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Abstract Definition Science

Abstract definition of science is concerned with concepts and ideas that are not self-sufficient. The word 'abstract' was first used in 18zelian (a Greek philosopher, who according to legend wrote the Metaphysics) and literally meant 'not present.' It could mean 'not physical.' Now abstract definition science, as defined by Halliday and Hill, is “the application of scientific principles to specific examples.” That sounds about right to me.

Halliday and Hill also pointed out that there are three major categories of physical sciences, namely, known as physical sciences (physics, chemistry, astronomy); natural sciences ( ecology, geology, physiology); engineering sciences ( mathematics, computer science, etc. ); and social sciences (social science, psychology, sociology). In this article we will discuss the fourth category, social sciences.

Now to get to the definition I think we must first look at what social is. Halliday and Hill write, “In its broadest sense, social is a 'general' concept that identifies and characterizes the interaction of human beings in complex social reality.” They further describe it as “the study of how human beings interact and relate to one another.” With such a broad definition like this we can now see social science as a subset of the broader definition of natural science.

As mentioned earlier, we now know that the study of social interaction is a subset of the larger field of physical sciences. Now what if the above portion of the spectrum were reduced to include all the physical sciences? Well, then we would begin to see a new class of science called Physical Science. A physical scientist might be interested in studying rocks or properties of metals or gems, or studying the composition of stars. He would not be interested in studying bacteria or cells, earth's climate, or human anatomy. All he would be interested in is what happens when he puts these things together in the lab.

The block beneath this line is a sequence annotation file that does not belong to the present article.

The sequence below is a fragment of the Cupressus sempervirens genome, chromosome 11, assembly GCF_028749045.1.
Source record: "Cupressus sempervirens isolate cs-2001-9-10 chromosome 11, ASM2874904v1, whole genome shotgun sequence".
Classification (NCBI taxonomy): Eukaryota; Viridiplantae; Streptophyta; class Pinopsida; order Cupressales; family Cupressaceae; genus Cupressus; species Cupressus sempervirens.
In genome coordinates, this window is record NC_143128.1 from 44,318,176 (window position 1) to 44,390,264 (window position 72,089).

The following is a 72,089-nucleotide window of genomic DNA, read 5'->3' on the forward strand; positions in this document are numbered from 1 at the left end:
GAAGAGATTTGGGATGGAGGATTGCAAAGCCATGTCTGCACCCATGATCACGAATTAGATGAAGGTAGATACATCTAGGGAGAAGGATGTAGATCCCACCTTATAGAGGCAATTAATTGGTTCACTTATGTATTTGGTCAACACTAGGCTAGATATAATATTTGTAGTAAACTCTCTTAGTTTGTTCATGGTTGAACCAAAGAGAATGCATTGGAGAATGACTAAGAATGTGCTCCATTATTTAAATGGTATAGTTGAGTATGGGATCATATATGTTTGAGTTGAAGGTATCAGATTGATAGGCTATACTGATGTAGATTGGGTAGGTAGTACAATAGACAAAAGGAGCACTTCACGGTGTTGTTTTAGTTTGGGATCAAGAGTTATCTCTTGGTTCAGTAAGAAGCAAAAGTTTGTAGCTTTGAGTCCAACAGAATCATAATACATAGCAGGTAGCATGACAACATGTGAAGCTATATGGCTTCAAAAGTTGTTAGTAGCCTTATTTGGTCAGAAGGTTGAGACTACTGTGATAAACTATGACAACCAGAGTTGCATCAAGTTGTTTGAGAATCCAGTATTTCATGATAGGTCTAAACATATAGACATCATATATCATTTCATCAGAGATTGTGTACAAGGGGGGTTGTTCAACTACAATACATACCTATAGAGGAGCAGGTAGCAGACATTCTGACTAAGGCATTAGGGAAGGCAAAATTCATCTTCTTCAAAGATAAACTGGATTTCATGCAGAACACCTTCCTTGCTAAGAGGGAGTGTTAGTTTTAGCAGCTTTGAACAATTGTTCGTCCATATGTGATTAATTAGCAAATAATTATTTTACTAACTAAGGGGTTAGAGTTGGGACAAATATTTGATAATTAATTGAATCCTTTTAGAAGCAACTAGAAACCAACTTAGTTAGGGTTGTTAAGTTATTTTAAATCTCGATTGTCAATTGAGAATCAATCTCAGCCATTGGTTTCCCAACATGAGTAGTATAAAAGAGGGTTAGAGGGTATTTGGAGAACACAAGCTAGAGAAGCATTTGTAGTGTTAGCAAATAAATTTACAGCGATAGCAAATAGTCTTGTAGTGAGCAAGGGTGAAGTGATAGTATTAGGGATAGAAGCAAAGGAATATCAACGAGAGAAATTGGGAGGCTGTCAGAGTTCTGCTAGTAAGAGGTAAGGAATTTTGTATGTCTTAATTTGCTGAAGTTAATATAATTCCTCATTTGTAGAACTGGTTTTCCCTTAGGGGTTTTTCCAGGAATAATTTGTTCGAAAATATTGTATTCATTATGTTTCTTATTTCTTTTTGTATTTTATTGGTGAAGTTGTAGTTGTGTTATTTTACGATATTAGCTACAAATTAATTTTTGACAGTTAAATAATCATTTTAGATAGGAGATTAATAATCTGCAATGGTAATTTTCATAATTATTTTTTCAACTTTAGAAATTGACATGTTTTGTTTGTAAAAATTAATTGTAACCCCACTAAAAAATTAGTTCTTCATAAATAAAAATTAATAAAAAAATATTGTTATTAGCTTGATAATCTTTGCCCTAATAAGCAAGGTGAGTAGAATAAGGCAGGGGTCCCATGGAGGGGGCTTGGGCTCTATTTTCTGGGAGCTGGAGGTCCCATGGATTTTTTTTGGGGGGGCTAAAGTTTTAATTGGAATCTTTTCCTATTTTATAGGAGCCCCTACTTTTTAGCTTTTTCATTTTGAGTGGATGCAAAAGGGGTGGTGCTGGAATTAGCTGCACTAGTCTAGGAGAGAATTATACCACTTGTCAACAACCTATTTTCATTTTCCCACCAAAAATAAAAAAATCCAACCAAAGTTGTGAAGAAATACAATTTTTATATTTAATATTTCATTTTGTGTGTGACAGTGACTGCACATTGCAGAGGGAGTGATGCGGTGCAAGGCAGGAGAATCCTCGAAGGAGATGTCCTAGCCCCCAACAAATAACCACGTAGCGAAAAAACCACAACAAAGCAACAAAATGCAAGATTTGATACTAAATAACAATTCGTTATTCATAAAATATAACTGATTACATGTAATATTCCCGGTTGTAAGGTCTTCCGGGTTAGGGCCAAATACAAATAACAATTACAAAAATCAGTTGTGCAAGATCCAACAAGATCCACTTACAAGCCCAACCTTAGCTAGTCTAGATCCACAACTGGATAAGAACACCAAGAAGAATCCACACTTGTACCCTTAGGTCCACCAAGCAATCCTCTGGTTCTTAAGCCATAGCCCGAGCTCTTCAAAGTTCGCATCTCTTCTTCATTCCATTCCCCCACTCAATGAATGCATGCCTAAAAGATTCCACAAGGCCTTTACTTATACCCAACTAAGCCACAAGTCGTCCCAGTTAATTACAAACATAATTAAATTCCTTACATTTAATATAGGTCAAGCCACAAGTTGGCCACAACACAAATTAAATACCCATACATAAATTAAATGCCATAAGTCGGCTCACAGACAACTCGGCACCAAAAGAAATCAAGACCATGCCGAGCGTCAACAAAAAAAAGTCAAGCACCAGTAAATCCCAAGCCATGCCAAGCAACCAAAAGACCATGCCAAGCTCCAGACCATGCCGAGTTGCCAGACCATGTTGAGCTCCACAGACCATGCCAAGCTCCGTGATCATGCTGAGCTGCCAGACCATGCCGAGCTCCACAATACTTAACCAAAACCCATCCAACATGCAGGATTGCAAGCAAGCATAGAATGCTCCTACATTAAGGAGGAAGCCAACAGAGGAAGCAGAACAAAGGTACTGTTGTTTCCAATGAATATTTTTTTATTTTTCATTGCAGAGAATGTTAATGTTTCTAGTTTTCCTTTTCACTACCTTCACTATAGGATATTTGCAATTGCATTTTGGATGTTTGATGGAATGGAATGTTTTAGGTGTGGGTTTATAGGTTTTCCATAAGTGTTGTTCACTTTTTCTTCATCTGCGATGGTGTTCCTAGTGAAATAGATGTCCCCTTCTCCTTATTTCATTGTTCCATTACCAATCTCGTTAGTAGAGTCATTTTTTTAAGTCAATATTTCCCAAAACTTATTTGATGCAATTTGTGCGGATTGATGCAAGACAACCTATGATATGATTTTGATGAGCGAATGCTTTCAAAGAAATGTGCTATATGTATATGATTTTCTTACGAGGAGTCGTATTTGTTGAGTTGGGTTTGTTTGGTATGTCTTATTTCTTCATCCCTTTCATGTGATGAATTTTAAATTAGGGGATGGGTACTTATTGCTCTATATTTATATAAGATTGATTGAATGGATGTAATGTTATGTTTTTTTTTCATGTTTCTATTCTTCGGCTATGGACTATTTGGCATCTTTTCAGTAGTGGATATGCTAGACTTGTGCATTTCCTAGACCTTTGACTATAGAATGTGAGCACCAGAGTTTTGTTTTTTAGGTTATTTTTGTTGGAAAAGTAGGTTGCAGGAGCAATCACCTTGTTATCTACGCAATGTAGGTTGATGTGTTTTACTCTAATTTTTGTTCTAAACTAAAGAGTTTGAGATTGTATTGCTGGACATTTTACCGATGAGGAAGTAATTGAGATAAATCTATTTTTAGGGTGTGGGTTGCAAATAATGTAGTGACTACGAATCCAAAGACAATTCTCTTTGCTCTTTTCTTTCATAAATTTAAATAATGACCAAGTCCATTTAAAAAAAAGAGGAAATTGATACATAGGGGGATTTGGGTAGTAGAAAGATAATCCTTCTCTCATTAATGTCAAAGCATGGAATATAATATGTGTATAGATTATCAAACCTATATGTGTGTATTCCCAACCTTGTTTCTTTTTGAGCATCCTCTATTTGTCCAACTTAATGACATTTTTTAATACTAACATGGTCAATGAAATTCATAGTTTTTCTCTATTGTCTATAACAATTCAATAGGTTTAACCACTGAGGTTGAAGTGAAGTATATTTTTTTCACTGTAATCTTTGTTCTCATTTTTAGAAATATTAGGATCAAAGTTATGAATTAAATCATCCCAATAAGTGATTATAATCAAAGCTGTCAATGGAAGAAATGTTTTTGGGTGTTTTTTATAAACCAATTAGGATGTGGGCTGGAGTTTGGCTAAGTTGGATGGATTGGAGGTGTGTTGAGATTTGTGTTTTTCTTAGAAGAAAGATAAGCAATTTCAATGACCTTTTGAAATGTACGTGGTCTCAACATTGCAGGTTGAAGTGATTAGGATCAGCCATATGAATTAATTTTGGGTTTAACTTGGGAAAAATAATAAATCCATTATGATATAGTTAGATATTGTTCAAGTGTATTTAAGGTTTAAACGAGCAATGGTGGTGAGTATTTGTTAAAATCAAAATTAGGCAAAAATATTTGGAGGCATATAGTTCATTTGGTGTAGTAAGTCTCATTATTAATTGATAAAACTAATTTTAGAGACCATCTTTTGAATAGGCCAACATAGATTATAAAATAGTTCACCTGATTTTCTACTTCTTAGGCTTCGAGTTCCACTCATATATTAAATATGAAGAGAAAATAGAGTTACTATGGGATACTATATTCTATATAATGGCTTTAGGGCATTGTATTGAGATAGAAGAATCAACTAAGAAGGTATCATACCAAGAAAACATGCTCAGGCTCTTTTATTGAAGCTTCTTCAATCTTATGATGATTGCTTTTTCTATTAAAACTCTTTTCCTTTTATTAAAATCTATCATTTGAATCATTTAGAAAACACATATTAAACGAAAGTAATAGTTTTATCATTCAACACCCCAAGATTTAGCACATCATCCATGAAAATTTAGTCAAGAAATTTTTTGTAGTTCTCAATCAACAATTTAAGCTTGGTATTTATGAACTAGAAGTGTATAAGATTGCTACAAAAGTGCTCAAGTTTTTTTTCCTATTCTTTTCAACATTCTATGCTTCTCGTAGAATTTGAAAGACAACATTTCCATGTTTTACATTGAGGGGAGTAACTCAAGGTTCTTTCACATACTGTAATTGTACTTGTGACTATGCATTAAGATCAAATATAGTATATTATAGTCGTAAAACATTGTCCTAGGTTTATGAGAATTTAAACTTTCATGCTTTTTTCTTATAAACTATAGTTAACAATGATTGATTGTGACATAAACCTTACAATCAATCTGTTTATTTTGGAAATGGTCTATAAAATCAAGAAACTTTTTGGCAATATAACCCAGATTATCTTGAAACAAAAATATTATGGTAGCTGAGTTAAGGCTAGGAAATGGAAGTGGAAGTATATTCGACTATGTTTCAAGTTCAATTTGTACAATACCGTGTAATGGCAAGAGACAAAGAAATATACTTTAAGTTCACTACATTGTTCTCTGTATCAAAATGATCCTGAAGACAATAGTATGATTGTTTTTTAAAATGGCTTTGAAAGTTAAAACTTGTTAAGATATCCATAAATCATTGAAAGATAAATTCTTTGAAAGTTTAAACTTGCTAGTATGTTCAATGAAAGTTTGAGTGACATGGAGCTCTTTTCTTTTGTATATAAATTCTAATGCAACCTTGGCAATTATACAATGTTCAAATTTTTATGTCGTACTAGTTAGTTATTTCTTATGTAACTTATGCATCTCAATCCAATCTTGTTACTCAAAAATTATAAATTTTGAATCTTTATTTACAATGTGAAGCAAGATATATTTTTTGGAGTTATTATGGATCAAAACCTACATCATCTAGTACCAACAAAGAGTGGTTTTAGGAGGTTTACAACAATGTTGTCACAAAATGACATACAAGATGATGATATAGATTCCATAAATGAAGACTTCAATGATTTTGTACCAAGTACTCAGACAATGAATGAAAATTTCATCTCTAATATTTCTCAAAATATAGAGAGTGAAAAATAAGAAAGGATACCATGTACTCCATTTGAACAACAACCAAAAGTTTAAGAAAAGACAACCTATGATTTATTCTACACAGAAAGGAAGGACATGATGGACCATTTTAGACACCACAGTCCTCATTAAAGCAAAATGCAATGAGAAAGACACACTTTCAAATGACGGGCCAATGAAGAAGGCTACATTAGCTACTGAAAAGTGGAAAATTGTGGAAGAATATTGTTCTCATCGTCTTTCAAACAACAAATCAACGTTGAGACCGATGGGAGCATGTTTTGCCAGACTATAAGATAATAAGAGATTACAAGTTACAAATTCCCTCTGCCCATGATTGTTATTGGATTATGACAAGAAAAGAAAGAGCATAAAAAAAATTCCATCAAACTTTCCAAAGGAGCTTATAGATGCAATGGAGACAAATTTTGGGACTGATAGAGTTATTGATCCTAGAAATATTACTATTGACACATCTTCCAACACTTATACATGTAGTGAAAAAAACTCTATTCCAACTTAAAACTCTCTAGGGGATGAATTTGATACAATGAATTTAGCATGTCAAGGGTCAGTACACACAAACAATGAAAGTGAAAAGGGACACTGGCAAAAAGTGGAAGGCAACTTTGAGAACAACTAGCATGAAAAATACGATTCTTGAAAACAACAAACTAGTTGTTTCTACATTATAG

So, now we must ask – Is the universe governed by laws that can be understood by scientists, or are they operating in an entirely different realm altogether? To answer that question, we must look into what philosophy and naturalism say about how the world works. According to philosophers, nature is completely natural, and everything in the universe including human beings, are part of its great plan. It follows that a science which treats all phenomena as independent from each other and studying independently of any influence, would be completely unable to describe the universe. According to naturalists, however, things are far less random and are the result of forces that act according to their own self-organization, and thus everything in the world can be studied using scientific methodologies.

In addition to these two major subsets of science, there exists another definition science that has become popular in recent years. This subset of science is known as Systems Chemistry, and it was developed by MIT professor Richard Kolman. What he did was to take a naturalistic view of chemistry, and attempt to make it mathematically more understandable. As such, his model offers a viable alternative to the physical sciences, and it even accounts for the production of living organisms.

Now, when discussing these two alternative definition science options, one must remember that they do not exhaust all possible methods of explanation in the physical sciences. The physical sciences can explain the behavior of subatomic particles, but they cannot explain the cause of the behavior, or how it came about in the first place. Thus, it is with the help of an explanation from something external to the real cause, such as Kolman's System chemistry, that a meaningful theory of the real cause of the universe can be arrived at. Although it does not provide a physical account of the real cause, it is still a useful starting point for scientists who would like to know the answer to the question – 'what is reality?'

When discussing the difference between philosophy and science, one must also remember that although they often approach the same questions, they do not do so in the same way. Philosophy seeks to find a meaning in life; a meaning independent of science which would make sense in the big scheme of things. Whereas, in order for science to answer these questions, it must offer some kind of physical evidence in the form of test results or observations. This kind of evidence comes in the form of observations and test results, and can therefore not be easily explained by a purely naturalistic theory, such as the above mentioned one. For this reason, those looking for an explanation in the form of a general theory which would explain everything without reference to particulars, and could be tested and accepted by the physical sciences, should turn their attention towards the abstract definition science.

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